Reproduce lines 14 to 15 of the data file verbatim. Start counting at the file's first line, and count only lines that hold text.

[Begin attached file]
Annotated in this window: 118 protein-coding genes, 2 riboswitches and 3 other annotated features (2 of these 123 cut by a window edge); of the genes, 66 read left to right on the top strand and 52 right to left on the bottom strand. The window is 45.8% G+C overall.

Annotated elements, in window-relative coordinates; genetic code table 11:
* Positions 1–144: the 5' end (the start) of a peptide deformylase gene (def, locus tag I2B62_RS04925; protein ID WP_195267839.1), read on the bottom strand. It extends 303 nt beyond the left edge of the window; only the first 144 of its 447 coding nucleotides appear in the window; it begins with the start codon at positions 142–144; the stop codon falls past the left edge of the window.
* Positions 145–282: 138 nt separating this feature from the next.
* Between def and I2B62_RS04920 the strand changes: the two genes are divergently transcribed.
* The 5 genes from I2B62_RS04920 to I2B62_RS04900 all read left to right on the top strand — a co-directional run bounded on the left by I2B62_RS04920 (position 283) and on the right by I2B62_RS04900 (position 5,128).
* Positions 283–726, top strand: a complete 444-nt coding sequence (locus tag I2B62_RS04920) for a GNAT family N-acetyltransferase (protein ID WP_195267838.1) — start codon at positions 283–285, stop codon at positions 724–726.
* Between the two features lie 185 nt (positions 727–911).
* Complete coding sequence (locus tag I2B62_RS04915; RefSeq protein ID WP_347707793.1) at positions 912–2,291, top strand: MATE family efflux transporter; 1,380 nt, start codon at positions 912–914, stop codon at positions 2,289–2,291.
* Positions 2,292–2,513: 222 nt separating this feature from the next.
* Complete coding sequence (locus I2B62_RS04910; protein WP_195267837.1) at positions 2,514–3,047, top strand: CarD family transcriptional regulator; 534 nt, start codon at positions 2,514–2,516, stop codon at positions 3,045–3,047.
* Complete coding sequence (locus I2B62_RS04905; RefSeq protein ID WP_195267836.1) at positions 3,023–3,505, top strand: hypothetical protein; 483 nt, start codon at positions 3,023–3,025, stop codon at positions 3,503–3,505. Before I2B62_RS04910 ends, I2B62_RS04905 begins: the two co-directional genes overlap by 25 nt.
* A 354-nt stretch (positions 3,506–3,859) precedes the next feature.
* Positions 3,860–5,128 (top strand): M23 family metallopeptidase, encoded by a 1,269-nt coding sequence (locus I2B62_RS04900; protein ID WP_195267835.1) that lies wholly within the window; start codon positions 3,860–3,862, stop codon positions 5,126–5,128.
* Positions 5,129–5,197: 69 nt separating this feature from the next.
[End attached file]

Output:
* Positions 3,860–5,128 (top strand): M23 family metallopeptidase, encoded by a 1,269-nt coding sequence (locus I2B62_RS04900; protein ID WP_195267835.1) that lies wholly within the window; start codon positions 3,860–3,862, stop codon positions 5,126–5,128.
* Positions 5,129–5,197: 69 nt separating this feature from the next.